The dollar rallies
January 7, 2005
Gold is down more than thirty dollars an ounce over the
past thirty days as the dollar rallied against other currencies. A stronger
dollar makes everything that is bought on international markets, and priced
in dollars, less expensive -- including gold.
So what’s in store for 2005?
The big picture has not changed much from 2004. The United
States is still running huge budget and trade deficits, the War on Terrorism
is likely to heat up, not simmer down, and the US economy is still anemic.
Of course, there are many who would argue that the US economy
is in fine shape, and that the dual deficits are nothing to worry about.
Just this week, the Wall Street Journal published a survey of fifty-six
economists that showed the US economy is expected to grow about 3.6% this
year. Not too fast to fuel inflation and strong enough to create many
new jobs. Apparently the corporate sector will be the powerhouse behind
What happened to the US consumer? Why isn’t the stalwart
of US economic growth, the Consumer, going to be driving the US economy
this year? Could the higher energy prices, higher interest rates and too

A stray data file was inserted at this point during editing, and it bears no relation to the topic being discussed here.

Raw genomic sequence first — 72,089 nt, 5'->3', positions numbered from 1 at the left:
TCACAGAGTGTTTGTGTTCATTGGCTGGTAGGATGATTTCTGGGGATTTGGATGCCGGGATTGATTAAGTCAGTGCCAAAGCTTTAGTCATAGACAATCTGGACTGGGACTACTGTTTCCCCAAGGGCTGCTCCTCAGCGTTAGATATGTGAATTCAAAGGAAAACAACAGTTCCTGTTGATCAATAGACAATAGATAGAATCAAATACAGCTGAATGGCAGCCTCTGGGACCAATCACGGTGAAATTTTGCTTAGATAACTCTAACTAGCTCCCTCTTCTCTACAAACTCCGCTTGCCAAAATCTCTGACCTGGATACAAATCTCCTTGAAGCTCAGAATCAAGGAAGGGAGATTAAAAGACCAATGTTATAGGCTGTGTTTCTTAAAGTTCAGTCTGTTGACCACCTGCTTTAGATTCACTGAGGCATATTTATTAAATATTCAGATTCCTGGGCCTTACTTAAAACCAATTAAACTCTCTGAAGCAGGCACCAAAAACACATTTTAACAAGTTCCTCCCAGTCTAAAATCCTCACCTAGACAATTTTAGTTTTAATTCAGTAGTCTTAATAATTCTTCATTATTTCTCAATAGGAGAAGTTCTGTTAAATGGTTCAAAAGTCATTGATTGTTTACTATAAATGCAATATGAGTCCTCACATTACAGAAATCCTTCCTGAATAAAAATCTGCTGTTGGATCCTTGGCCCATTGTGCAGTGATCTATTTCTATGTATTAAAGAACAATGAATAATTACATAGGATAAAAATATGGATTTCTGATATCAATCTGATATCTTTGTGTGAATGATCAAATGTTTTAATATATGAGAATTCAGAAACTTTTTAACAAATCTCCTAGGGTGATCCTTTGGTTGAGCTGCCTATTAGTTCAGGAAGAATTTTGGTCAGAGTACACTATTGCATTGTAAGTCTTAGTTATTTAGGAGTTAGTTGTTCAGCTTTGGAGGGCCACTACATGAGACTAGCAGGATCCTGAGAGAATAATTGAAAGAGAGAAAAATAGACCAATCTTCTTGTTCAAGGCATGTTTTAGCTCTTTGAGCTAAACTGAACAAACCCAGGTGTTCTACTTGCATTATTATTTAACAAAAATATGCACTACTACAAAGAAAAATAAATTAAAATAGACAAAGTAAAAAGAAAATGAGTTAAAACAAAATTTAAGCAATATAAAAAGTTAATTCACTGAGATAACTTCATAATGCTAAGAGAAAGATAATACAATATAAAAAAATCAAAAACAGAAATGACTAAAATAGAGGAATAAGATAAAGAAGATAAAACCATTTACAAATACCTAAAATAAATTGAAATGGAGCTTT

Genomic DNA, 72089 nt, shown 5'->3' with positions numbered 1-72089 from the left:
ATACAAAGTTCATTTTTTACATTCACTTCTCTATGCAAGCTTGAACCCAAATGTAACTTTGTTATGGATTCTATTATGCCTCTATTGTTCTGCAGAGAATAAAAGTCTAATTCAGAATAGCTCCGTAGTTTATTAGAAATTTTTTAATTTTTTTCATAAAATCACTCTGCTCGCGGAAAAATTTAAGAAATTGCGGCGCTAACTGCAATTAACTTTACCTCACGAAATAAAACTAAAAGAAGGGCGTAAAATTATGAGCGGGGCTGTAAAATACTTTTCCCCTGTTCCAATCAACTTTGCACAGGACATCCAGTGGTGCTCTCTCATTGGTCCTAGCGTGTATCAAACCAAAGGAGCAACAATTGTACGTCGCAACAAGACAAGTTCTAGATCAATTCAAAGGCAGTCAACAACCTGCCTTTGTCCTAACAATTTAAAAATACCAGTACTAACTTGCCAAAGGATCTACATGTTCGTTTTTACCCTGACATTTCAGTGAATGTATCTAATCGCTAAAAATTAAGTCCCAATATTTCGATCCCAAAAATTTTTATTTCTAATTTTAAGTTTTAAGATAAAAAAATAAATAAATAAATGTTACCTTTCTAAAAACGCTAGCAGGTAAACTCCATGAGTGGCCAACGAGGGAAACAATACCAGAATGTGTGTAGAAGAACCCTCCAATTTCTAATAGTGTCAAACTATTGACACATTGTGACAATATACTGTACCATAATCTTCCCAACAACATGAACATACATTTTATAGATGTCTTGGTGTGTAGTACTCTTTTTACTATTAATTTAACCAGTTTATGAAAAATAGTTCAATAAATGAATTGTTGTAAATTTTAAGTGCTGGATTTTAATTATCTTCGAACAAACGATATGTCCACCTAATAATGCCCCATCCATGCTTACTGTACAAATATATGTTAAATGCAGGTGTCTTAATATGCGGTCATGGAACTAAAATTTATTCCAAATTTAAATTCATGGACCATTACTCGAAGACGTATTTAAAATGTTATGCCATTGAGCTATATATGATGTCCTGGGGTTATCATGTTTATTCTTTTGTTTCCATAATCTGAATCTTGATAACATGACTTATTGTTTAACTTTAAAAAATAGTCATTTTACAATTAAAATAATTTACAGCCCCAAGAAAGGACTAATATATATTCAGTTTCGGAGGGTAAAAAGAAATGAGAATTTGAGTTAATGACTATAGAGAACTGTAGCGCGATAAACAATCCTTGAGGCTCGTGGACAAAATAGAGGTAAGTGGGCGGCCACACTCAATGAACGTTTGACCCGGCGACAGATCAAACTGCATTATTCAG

much debt take a toll on the US Consumer?
If consumers are tapped out, what’s going to drive
the corporate expansion? Corporations, by and large, produce goods and
services that are bought by consumers. If consumption isn’t going
to drive the economic recovery, how is the corporate sector going to grow?
No, I don’t think it’s going to be very easy
for the US economy to grow its way out of debt. A much more likely scenario
is for the US to devalue its self out of debt.
While the dollar has been rallying of late, I don’t
think it’s the end of the dollar bear market. Not by a long shot.
Yes, the euro has perhaps been too strong, and it’s
not unlikely that we’ll see a significant drop in the euro exchange
rate. But I wouldn’t bet that the euro rally is over, or that the
dollar bear market is a thing of the past.
I do expect the Chinese renminbi to start appreciating against
the dollar in conjunction with the yen and all the other South East Asian
currencies. This will take the pressure off the euro, which is likely
to start trading sideways after a bout of volatility gets the hot money
out of it.
We can expect interest rates to continue moving up in the
US and, once this correction is behind us, the dollar should continue
to move lower, with a more pronounced decline against Asian currencies
than against the euro from now onwards.
For the past four years the US gold price has mimicked the
dollar-euro exchange rate. That, too, should change and we should see
the dollar-gold price start tracking the dollar’s exchange rate
against the Asian currencies. The US has the largest trade deficits with
Asia, and it is against those currencies that the dollar has to correct.
In the meantime, I this is an excellent time to pick up
more gold related assets. Especially ones with leverage to the US dollar’s
Paul van Eeden
PS Brent Cook, who is now a regular contributor to
my paid newsletter, recently wrote an article about geology and geologists
that you might find interesting. Look for "Beware of Geologists"
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